MVt=4.86(2.04)0.001(0.03)D1+0.06(2.57)D20.03(1.26)D3+2.91(8.25)RDYt10.54(CUF/CU)t1(1.25)+0.07(1.31)S0.87(3.87)RP2DW=1.89.39;R¯2=0.938
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Import price equation, 1975-83:

MPt=0.49(4.24)0.01(0.73)D10.01(0.81)D20.01(1.29)D3+0.36(3.03)CUFt1+0.34(10.37)PDt10.01(0.82)S+0.57(11.85)RP3t1DW=1.85;R¯2=0.993
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*

Ms. Gotur, an economist in the Research Department, is a graduate of George Washington University, where she was an assistant professor of economics.

The author is grateful to M. A. Akhtar and R. Spence Hilton for kindly providing the data used in their study, and she acknowledges the beneficial conversations held with her colleagues in the Research Department and with Bonnie Loopesko and P.A.V.B. Swamy.

1

Unless otherwise noted, all subsequent references to Akhtar and Hilton’s work are to their more comprehensive paper (1984a); their second paper (1984b) is a condensation of this first paper and reports only selective results.

2

Besides increasing costs through uncertainties, exchange rate fluctuations may result in costly shifts of resources between economic activities in response to changing price incentives or to greater riskiness perceived for the traded-goods sector. Large and persistent changes in real exchange rates can involve serious adjustment costs that affect investment decisions and trade patterns. Such resource shifts and the related economic costs are not, however, directly associated with the more short-term volatility in nominal exchange rates being examined in the present analysis and, therefore, are not of particular relevance to it. (For a review of the mechanisms by which exchange rate volatility could affect trade flows, see International Monetary Fund (1984).)

3

Misspecification of the lag renders the coefficient estimates biased and inconsistent, and the standard tests of hypotheses unreliable. See Judge and others (1980).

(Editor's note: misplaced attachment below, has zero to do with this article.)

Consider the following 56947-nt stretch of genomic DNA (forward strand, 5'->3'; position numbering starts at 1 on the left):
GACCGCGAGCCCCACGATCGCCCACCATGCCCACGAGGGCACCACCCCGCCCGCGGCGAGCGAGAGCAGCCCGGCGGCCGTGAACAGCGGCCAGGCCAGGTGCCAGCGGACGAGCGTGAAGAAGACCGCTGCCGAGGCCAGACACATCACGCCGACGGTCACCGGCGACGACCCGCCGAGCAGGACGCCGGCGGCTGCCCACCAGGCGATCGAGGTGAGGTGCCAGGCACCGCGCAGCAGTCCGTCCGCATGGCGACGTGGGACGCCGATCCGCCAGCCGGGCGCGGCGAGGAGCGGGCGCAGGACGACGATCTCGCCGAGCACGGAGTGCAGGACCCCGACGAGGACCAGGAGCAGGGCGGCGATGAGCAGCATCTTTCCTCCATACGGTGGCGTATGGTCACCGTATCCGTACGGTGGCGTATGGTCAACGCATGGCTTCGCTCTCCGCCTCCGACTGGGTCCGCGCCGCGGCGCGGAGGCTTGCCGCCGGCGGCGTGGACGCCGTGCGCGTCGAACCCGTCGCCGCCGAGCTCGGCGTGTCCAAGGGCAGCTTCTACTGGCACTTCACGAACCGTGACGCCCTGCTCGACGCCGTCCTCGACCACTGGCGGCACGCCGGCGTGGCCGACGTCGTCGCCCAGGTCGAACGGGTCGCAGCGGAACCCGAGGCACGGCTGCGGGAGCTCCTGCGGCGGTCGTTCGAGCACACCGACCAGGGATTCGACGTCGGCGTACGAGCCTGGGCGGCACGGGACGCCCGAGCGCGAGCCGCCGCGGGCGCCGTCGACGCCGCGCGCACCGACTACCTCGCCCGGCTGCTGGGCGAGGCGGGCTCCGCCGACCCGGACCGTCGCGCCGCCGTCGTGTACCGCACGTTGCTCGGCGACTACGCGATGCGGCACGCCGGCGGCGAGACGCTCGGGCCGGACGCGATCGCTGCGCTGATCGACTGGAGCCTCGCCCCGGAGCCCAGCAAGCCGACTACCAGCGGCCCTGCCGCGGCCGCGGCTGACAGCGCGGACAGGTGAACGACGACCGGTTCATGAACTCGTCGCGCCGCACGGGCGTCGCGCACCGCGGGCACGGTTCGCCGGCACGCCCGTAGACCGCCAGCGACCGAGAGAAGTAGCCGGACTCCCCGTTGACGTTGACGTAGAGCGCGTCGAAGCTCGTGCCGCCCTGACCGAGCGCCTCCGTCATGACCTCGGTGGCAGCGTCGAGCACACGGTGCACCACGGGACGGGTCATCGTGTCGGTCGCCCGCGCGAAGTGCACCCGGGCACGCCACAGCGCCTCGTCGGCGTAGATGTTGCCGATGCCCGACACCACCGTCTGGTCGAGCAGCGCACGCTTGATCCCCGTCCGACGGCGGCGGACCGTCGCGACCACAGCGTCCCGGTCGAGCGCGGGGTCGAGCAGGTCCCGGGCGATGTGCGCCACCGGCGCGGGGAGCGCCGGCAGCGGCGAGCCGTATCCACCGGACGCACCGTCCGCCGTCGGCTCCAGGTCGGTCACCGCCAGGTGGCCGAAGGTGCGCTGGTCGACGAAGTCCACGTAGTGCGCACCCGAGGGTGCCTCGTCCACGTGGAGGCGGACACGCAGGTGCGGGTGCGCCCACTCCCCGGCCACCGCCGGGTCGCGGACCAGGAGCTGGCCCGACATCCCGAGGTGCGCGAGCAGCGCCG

4

The data used in the estimations reported for the United States and Germany for the period 1974-81 were those provided to the author by Akhtar and Hilton. Because it was difficult to extend these series through 1983, new data series were computed by the author, for the entire 1973-83 period, using the same procedures adopted for computing the data for France, Japan, and the United Kingdom. Although the computation methods are broadly similar to those used by Akhtar and Hilton, the new series for the United States and Germany do not appear to be strictly comparable to those provided by Akhtar and Hilton.

5

The problems and difficulties that arise when using the Almon lag specification are well known. (See Judge and others (1980) and Schmidt and Waud (1973) for a review of the issues involved.) Thus it is sometimes preferable to opt for alternative lag specifications. In the present analysis, this option could not be used because the objective was to determine whether the results of Akhtar and Hilton’s analysis could be extended to other industrial countries, and therefore their broad empirical specification had to be adopted. Some researchers have handled the problem of determining the correct dynamic specification of an Almon lag estimation by using a procedure that searches over several possible values for the degree of the polynomial and the length of the lag and then by choosing the combination that minimizes the residual variances (maximizes the corrected coefficient of determination, R2). The changes in R2 for alternative estimations, however, are frequently too small to permit meaningful selection of one estimation over another.

6